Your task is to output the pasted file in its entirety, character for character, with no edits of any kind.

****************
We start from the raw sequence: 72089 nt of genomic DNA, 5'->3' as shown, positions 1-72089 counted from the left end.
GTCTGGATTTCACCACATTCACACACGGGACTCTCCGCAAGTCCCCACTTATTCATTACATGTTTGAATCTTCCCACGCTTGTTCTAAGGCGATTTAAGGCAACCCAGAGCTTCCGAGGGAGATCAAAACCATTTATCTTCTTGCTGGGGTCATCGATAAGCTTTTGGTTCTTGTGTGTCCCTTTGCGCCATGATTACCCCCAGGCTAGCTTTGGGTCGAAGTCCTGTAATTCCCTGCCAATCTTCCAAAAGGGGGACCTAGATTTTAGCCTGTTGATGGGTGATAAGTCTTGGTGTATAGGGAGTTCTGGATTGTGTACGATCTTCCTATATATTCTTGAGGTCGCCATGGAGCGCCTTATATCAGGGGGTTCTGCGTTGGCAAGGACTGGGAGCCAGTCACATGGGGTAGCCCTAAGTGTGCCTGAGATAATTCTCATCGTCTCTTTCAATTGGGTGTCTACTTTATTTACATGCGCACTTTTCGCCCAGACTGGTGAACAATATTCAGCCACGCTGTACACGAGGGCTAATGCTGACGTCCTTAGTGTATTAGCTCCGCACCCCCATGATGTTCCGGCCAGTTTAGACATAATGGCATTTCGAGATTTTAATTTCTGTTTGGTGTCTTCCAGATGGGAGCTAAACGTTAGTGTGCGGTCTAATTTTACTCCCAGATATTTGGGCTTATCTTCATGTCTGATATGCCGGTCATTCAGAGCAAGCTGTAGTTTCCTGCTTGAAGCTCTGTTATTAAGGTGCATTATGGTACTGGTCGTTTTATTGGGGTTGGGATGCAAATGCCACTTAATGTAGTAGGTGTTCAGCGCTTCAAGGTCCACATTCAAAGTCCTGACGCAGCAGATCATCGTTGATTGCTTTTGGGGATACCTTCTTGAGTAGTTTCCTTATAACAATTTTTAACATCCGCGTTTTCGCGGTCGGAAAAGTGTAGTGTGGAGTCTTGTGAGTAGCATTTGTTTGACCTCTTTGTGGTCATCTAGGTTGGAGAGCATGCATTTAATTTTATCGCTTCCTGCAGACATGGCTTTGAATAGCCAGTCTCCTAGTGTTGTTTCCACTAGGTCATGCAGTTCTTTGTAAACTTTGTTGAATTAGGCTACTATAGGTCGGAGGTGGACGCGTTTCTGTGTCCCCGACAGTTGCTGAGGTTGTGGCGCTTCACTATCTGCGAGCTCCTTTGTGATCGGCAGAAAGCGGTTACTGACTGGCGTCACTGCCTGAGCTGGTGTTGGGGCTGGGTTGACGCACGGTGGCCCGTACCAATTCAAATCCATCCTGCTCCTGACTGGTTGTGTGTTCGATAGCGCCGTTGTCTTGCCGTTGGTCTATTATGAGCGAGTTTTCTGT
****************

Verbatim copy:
We start from the raw sequence: 72089 nt of genomic DNA, 5'->3' as shown, positions 1-72089 counted from the left end.
GTCTGGATTTCACCACATTCACACACGGGACTCTCCGCAAGTCCCCACTTATTCATTACATGTTTGAATCTTCCCACGCTTGTTCTAAGGCGATTTAAGGCAACCCAGAGCTTCCGAGGGAGATCAAAACCATTTATCTTCTTGCTGGGGTCATCGATAAGCTTTTGGTTCTTGTGTGTCCCTTTGCGCCATGATTACCCCCAGGCTAGCTTTGGGTCGAAGTCCTGTAATTCCCTGCCAATCTTCCAAAAGGGGGACCTAGATTTTAGCCTGTTGATGGGTGATAAGTCTTGGTGTATAGGGAGTTCTGGATTGTGTACGATCTTCCTATATATTCTTGAGGTCGCCATGGAGCGCCTTATATCAGGGGGTTCTGCGTTGGCAAGGACTGGGAGCCAGTCACATGGGGTAGCCCTAAGTGTGCCTGAGATAATTCTCATCGTCTCTTTCAATTGGGTGTCTACTTTATTTACATGCGCACTTTTCGCCCAGACTGGTGAACAATATTCAGCCACGCTGTACACGAGGGCTAATGCTGACGTCCTTAGTGTATTAGCTCCGCACCCCCATGATGTTCCGGCCAGTTTAGACATAATGGCATTTCGAGATTTTAATTTCTGTTTGGTGTCTTCCAGATGGGAGCTAAACGTTAGTGTGCGGTCTAATTTTACTCCCAGATATTTGGGCTTATCTTCATGTCTGATATGCCGGTCATTCAGAGCAAGCTGTAGTTTCCTGCTTGAAGCTCTGTTATTAAGGTGCATTATGGTACTGGTCGTTTTATTGGGGTTGGGATGCAAATGCCACTTAATGTAGTAGGTGTTCAGCGCTTCAAGGTCCACATTCAAAGTCCTGACGCAGCAGATCATCGTTGATTGCTTTTGGGGATACCTTCTTGAGTAGTTTCCTTATAACAATTTTTAACATCCGCGTTTTCGCGGTCGGAAAAGTGTAGTGTGGAGTCTTGTGAGTAGCATTTGTTTGACCTCTTTGTGGTCATCTAGGTTGGAGAGCATGCATTTAATTTTATCGCTTCCTGCAGACATGGCTTTGAATAGCCAGTCTCCTAGTGTTGTTTCCACTAGGTCATGCAGTTCTTTGTAAACTTTGTTGAATTAGGCTACTATAGGTCGGAGGTGGACGCGTTTCTGTGTCCCCGACAGTTGCTGAGGTTGTGGCGCTTCACTATCTGCGAGCTCCTTTGTGATCGGCAGAAAGCGGTTACTGACTGGCGTCACTGCCTGAGCTGGTGTTGGGGCTGGGTTGACGCACGGTGGCCCGTACCAATTCAAATCCATCCTGCTCCTGACTGGTTGTGTGTTCGATAGCGCCGTTGTCTTGCCGTTGGTCTATTATGAGCGAGTTTTCTGT